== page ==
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Question

544. Deputy Bernard J. Durkan asked the Minister for Justice and Equality the extent to which all first-time offenders, in respect of all offences, are provided access to educational and rehabilitative training from the outset, thus limiting the extent to which first-time offenders are exposed to the influence of more hardened criminals, and members of criminal gangs; and if she will make a statement on the matter. [20844/15]

Answer

Minister for Justice and Equality (Deputy Frances Fitzgerald): I am advised by the Irish Prison Service that the guiding principle which underpins education and work and training services in prisons is to make available, work, work-training, education and other purposeful activities to all those in custody. Training and education activities are chosen to give as much variety as possible and also to give opportunities for those in prison to acquire practical skills which will help them secure employment on release and also to help prisoners cope with their sentences. A priority for the Irish Prison Service is ensuring help for those with reading and writing problems and peer mentoring programmes are currently active in all of our prisons.
The Irish Prison Service has also been expanding the number of accredited courses and opportunities available to prisoners in Work Training in recent years. Enhanced partnership arrangements with accrediting bodies such as City and Guilds, the Scottish Qualifications Authority (SQA), and the Guild of Launders and Cleaners and the centralising of coordination and quality assurance arrangements have enabled us to extend the number of available courses and activities with certification.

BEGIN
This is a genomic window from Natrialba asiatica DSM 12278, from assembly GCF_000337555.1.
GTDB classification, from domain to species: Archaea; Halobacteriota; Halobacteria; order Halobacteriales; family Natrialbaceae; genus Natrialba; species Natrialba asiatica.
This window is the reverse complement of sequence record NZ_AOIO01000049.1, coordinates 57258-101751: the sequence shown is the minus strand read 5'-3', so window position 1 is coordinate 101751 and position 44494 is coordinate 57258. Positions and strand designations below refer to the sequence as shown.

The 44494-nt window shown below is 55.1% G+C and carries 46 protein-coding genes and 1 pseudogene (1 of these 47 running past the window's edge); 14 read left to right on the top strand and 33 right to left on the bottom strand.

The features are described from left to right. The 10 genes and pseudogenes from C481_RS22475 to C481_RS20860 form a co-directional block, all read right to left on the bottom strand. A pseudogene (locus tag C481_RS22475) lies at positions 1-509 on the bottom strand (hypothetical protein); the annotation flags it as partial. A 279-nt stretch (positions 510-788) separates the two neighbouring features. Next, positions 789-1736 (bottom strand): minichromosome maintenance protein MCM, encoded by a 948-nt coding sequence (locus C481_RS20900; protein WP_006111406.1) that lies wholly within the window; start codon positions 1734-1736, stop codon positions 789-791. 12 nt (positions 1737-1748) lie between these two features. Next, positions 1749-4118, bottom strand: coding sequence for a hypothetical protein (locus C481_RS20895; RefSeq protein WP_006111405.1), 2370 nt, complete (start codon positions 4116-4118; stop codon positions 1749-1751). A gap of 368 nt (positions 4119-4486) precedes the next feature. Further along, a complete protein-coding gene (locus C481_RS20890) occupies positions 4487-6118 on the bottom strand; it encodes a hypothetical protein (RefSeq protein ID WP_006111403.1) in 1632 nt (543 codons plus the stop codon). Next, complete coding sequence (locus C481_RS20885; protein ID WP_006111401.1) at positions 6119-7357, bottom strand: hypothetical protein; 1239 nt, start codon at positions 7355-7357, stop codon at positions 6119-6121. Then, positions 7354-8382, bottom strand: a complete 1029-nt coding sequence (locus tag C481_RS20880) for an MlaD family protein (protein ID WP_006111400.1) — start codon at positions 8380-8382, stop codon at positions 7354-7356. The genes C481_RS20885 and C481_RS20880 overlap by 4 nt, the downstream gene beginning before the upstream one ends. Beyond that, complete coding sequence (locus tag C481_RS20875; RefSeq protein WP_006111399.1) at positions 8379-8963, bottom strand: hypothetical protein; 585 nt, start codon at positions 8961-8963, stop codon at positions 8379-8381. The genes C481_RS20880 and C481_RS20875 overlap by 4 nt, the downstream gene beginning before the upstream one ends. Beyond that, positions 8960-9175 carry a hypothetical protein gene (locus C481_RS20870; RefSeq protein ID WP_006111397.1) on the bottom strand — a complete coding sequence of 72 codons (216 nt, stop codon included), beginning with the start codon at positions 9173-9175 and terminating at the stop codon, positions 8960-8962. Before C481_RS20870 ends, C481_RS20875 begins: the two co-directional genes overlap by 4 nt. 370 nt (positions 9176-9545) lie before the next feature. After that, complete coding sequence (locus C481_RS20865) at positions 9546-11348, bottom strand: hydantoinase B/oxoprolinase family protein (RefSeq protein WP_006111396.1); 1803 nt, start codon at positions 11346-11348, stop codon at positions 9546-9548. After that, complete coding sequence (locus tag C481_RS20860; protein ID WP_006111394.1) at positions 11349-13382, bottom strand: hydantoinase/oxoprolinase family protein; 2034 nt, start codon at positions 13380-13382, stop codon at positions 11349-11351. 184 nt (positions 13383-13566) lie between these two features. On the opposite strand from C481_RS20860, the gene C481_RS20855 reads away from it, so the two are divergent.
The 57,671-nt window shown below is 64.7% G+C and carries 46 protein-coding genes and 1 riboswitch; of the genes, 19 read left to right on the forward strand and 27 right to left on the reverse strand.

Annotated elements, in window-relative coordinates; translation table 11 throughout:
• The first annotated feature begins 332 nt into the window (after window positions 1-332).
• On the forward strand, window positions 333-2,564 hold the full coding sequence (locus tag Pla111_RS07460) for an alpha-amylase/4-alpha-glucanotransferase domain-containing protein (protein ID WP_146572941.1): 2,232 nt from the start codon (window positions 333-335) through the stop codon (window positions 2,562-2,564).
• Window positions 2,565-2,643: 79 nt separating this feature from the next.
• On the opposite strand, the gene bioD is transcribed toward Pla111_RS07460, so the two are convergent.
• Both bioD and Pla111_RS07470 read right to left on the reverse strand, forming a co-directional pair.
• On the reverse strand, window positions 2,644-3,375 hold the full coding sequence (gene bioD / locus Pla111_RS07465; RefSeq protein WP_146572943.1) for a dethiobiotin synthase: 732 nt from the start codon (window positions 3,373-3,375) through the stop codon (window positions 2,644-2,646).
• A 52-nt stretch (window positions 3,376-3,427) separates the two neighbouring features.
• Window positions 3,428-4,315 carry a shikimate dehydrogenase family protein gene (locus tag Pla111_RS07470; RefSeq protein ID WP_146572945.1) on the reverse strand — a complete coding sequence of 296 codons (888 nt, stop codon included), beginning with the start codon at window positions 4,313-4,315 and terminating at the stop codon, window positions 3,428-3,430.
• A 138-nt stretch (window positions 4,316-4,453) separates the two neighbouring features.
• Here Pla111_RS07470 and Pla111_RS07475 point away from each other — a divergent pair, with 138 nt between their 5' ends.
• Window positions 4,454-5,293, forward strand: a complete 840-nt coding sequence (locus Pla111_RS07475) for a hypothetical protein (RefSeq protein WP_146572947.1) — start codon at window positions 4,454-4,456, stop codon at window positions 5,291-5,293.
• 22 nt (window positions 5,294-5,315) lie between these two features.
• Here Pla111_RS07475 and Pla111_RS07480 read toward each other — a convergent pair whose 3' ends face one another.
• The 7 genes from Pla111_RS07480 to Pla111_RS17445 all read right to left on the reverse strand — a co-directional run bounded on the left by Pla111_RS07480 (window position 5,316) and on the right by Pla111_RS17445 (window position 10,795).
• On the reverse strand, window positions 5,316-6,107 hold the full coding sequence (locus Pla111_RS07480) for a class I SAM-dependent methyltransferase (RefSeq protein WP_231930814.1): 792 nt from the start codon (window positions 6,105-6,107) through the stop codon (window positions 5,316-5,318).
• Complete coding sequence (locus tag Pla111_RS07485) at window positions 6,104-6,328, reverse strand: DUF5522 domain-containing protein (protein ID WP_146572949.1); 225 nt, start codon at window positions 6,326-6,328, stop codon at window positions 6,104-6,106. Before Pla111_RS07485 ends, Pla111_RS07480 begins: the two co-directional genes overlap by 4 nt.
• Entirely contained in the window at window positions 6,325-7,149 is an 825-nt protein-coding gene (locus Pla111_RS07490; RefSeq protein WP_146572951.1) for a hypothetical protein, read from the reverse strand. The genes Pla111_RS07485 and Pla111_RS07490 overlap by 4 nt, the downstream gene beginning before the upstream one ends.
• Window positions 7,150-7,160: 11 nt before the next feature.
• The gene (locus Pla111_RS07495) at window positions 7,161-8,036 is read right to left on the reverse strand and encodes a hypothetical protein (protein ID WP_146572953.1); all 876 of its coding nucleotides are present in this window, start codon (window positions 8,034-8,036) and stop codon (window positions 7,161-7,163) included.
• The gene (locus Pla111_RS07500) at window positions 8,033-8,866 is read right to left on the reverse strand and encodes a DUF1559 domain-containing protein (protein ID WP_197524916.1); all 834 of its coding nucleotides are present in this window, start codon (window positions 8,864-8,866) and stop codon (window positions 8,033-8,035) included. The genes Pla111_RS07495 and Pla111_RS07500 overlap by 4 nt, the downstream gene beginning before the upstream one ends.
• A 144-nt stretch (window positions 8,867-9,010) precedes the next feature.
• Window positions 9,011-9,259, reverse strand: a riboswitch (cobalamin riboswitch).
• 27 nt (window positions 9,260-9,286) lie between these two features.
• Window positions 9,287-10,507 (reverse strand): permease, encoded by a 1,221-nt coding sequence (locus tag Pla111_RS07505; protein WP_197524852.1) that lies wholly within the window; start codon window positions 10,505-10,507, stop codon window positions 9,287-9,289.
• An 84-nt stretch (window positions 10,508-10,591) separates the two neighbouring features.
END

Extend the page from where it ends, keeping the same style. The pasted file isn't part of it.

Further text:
On committal, all prisoners are interviewed by a Governor and are informed of the services available in the prison. At this point prisoners may be referred to services or they can self refer at a later date. Where Governors consider, on the information available, that a prisoner needs a particular intervention they will initiate a referral.
The development of prisoner programmes forms a central part of the Irish Prison Service Three Year Strategic Plan 2012 - 2015. There is a clear commitment in the Strategy to enhance sentence planning through Integrated Sentence Management and the delivery of prison based rehabilitative programmes.
Placement's in prison are made having considered the safety of prisoners and the maintenance of good order and security in the prison. Irrespective as to whether a prisoner is a first time offender, a gang affiliated prisoner or part of the general prisoner population, prison management assess the needs of prisoners and refer them to the appropriate services. The manner in which records are collated does not allow the Irish Prison Service to differentiate between first-time offenders and gang affiliations.
Education in prisons is delivered in partnership between the Education Training Boards and the Irish Prison Service with a focus on providing education which is quality assured, student centred and which facilitates lifelong learning. The partnership endeavours to meet the needs of students through helping them cope with their sentence, achieve personal development and prepare for life after release. A broad and flexible curriculum is provided which ranges from basic literacy classes and peer led tutoring to Open University. There is an increasing focus on FETAC accreditation as the modular structure best meets the needs of students in prison.